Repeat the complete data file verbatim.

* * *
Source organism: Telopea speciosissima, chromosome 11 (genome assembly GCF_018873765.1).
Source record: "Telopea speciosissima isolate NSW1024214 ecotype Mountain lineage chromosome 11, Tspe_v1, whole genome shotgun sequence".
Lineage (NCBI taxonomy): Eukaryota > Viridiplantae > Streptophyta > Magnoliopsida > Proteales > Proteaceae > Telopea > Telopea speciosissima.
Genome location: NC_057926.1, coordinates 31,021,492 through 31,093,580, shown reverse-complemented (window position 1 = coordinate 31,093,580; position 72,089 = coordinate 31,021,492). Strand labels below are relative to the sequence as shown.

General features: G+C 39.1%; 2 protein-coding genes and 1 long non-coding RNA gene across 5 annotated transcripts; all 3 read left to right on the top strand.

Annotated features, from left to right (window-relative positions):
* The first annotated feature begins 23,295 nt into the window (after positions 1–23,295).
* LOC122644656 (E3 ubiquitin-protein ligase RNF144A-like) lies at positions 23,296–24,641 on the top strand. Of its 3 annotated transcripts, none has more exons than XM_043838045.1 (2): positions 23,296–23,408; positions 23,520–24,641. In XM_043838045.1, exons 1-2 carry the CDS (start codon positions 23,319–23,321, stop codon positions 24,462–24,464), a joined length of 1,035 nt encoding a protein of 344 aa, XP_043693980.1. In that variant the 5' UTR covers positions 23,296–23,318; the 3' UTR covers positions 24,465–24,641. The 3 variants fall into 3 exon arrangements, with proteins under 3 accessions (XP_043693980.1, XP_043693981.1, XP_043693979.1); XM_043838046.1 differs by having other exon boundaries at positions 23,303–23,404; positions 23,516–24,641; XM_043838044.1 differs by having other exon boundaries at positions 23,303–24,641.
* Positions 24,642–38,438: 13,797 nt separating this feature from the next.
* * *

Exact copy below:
Source organism: Telopea speciosissima, chromosome 11 (genome assembly GCF_018873765.1).
Source record: "Telopea speciosissima isolate NSW1024214 ecotype Mountain lineage chromosome 11, Tspe_v1, whole genome shotgun sequence".
Lineage (NCBI taxonomy): Eukaryota > Viridiplantae > Streptophyta > Magnoliopsida > Proteales > Proteaceae > Telopea > Telopea speciosissima.
Genome location: NC_057926.1, coordinates 31,021,492 through 31,093,580, shown reverse-complemented (window position 1 = coordinate 31,093,580; position 72,089 = coordinate 31,021,492). Strand labels below are relative to the sequence as shown.

General features: G+C 39.1%; 2 protein-coding genes and 1 long non-coding RNA gene across 5 annotated transcripts; all 3 read left to right on the top strand.

Annotated features, from left to right (window-relative positions):
* The first annotated feature begins 23,295 nt into the window (after positions 1–23,295).
* LOC122644656 (E3 ubiquitin-protein ligase RNF144A-like) lies at positions 23,296–24,641 on the top strand. Of its 3 annotated transcripts, none has more exons than XM_043838045.1 (2): positions 23,296–23,408; positions 23,520–24,641. In XM_043838045.1, exons 1-2 carry the CDS (start codon positions 23,319–23,321, stop codon positions 24,462–24,464), a joined length of 1,035 nt encoding a protein of 344 aa, XP_043693980.1. In that variant the 5' UTR covers positions 23,296–23,318; the 3' UTR covers positions 24,465–24,641. The 3 variants fall into 3 exon arrangements, with proteins under 3 accessions (XP_043693980.1, XP_043693981.1, XP_043693979.1); XM_043838046.1 differs by having other exon boundaries at positions 23,303–23,404; positions 23,516–24,641; XM_043838044.1 differs by having other exon boundaries at positions 23,303–24,641.
* Positions 24,642–38,438: 13,797 nt separating this feature from the next.